IT Pro is supported by its audience. When you purchase through links on our site, we may earn an affiliate commission. Learn more

Ubuntu to drop Unity, kills off smartphones and tablets convergence plans

Desktop Ubuntu will go back to Gnome

Ubuntu is to kill off efforts to put its operating system on smartphones and tablets.

In a blog post, Ubuntu found Mark Shuttleworth, said that the company would end Unity8, the phone and convergence shell and shift its default Ubuntu desktop back to GNOME for Ubuntu 18.04 LTS. This new version of the desktop will ship in April 2018.

With the move, the company has close off plans to have a phone acting as a desktop when docked into a special device hooked up to a display.

He said the company would continue to produce desktop software and maintain the existing LTS releases, working with partners to distribute this software and support corporate customers.

Shuttleworth said he took the view that "if convergence was the future and we could deliver it as free software, that would be widely appreciated both in the free software community and in the technology industry, where there is substantial frustration with the existing, closed, alternatives available to manufacturers".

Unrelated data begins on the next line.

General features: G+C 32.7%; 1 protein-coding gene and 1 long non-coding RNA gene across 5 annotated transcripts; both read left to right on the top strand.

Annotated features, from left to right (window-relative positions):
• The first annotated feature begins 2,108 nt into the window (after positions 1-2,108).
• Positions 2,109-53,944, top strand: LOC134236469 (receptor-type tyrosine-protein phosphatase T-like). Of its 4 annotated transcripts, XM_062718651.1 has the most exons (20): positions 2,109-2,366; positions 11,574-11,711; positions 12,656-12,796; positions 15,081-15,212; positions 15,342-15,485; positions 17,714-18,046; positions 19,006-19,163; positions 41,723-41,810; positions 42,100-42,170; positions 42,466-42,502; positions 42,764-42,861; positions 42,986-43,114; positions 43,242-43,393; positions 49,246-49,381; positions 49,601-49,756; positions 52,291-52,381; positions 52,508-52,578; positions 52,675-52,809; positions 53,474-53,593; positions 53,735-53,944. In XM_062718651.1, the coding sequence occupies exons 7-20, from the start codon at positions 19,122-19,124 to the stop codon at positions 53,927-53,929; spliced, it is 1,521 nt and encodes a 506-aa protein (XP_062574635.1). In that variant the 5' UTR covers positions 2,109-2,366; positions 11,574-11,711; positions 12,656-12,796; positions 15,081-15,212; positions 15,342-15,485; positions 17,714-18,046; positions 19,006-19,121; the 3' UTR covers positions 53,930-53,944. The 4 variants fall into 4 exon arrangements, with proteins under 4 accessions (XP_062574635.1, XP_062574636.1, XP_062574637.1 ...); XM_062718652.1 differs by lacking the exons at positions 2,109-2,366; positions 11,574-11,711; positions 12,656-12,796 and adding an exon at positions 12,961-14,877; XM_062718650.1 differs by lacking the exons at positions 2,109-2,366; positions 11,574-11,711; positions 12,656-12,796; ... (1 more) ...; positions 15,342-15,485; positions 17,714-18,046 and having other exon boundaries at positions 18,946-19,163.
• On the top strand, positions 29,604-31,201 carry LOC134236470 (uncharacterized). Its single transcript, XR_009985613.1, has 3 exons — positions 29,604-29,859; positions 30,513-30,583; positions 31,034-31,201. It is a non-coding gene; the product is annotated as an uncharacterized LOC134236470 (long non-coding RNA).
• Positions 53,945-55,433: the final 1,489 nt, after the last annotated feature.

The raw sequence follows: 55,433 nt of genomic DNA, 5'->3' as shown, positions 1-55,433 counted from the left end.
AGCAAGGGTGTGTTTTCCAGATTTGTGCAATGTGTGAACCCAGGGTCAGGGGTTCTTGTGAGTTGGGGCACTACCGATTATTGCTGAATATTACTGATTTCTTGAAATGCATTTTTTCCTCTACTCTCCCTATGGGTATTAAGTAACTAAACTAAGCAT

"I was wrong on both counts," he added, saying his company's efforts were seen as "fragmentation not innovation". He said that while what the Unity8 team had delivered so far was "beautiful, usable and solid", he respected that "markets, and community, ultimately decide which products grow and which disappear".

He said the decision had been a very difficult one for him to make "because of the force of my conviction in the convergence future, and my personal engagement with the people and the product, both of which are amazing. We feel like a family, but this choice is shaped by commercial constraints, and those two are hard to reconcile".

Looking to the future, Shuttleworth said that Ubuntu would now concentrate its investments in "areas which are contributing to the growth of the company".

He listed them as Ubuntu itself, for desktops, servers and VMs, its cloud infrastructure products (OpenStack and Kubernetes), cloud operations capabilities (MAAS, LXD, Juju, BootStack), and "our IoT story in snaps and Ubuntu Core".

Featured Resources

Join the 90% of enterprises accelerating to the cloud

Business transformation through digital modernisation

Free Download

Delivering on demand: Momentum builds toward flexible IT

A modern digital workplace strategy

Free download

Modernise the workforce experience

Actionable insights and an optimised experience for both IT and end users

Free Download

The digital workplace roadmap

A leader's guide to strategy and success

Free Download

Recommended

Ubuntu vs Mint: Which one is better?
operating systems

Ubuntu vs Mint: Which one is better?

27 Oct 2021

Most Popular

Actively exploited server backdoor remains undetected in most organisations' networks
cyber attacks

Actively exploited server backdoor remains undetected in most organisations' networks

1 Jul 2022
Raspberry Pi launches next-gen Pico W microcontroller with networking support
Hardware

Raspberry Pi launches next-gen Pico W microcontroller with networking support

1 Jul 2022
Former Uber security chief to face fraud charges over hack coverup
data breaches

Former Uber security chief to face fraud charges over hack coverup

29 Jun 2022